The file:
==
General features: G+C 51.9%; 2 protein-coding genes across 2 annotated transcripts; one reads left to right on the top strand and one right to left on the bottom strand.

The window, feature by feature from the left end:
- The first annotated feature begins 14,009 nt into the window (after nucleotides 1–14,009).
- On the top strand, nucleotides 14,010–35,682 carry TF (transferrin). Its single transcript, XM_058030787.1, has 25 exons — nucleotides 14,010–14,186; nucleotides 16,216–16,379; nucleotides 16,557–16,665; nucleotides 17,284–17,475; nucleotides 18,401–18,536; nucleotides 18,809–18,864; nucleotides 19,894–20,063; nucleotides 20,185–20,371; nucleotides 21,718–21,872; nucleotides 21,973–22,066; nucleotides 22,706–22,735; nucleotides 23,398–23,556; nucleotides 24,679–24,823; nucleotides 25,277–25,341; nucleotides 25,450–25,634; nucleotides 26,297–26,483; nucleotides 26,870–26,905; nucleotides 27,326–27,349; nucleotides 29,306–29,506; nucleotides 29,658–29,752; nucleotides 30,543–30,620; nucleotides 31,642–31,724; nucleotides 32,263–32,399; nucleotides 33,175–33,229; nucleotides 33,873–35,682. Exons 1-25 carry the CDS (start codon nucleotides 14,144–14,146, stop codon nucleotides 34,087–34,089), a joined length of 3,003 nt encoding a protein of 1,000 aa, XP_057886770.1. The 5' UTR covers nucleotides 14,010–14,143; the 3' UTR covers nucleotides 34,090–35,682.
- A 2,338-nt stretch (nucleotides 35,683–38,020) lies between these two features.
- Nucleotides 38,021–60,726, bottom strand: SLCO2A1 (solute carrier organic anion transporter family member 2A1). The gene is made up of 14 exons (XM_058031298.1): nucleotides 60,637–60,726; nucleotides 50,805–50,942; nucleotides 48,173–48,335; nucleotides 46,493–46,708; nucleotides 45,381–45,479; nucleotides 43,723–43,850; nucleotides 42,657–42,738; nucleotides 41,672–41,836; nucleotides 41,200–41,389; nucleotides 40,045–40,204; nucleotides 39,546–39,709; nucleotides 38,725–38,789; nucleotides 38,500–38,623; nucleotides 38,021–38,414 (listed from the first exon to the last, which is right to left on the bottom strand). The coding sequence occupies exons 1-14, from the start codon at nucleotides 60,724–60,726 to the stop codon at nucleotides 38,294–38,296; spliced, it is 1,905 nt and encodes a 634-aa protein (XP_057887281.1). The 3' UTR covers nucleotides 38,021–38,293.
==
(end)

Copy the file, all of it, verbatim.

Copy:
General features: G+C 51.9%; 2 protein-coding genes across 2 annotated transcripts; one reads left to right on the top strand and one right to left on the bottom strand.

The window, feature by feature from the left end:
- The first annotated feature begins 14,009 nt into the window (after nucleotides 1–14,009).
- On the top strand, nucleotides 14,010–35,682 carry TF (transferrin). Its single transcript, XM_058030787.1, has 25 exons — nucleotides 14,010–14,186; nucleotides 16,216–16,379; nucleotides 16,557–16,665; nucleotides 17,284–17,475; nucleotides 18,401–18,536; nucleotides 18,809–18,864; nucleotides 19,894–20,063; nucleotides 20,185–20,371; nucleotides 21,718–21,872; nucleotides 21,973–22,066; nucleotides 22,706–22,735; nucleotides 23,398–23,556; nucleotides 24,679–24,823; nucleotides 25,277–25,341; nucleotides 25,450–25,634; nucleotides 26,297–26,483; nucleotides 26,870–26,905; nucleotides 27,326–27,349; nucleotides 29,306–29,506; nucleotides 29,658–29,752; nucleotides 30,543–30,620; nucleotides 31,642–31,724; nucleotides 32,263–32,399; nucleotides 33,175–33,229; nucleotides 33,873–35,682. Exons 1-25 carry the CDS (start codon nucleotides 14,144–14,146, stop codon nucleotides 34,087–34,089), a joined length of 3,003 nt encoding a protein of 1,000 aa, XP_057886770.1. The 5' UTR covers nucleotides 14,010–14,143; the 3' UTR covers nucleotides 34,090–35,682.
- A 2,338-nt stretch (nucleotides 35,683–38,020) lies between these two features.
- Nucleotides 38,021–60,726, bottom strand: SLCO2A1 (solute carrier organic anion transporter family member 2A1). The gene is made up of 14 exons (XM_058031298.1): nucleotides 60,637–60,726; nucleotides 50,805–50,942; nucleotides 48,173–48,335; nucleotides 46,493–46,708; nucleotides 45,381–45,479; nucleotides 43,723–43,850; nucleotides 42,657–42,738; nucleotides 41,672–41,836; nucleotides 41,200–41,389; nucleotides 40,045–40,204; nucleotides 39,546–39,709; nucleotides 38,725–38,789; nucleotides 38,500–38,623; nucleotides 38,021–38,414 (listed from the first exon to the last, which is right to left on the bottom strand). The coding sequence occupies exons 1-14, from the start codon at nucleotides 60,724–60,726 to the stop codon at nucleotides 38,294–38,296; spliced, it is 1,905 nt and encodes a 634-aa protein (XP_057887281.1). The 3' UTR covers nucleotides 38,021–38,293.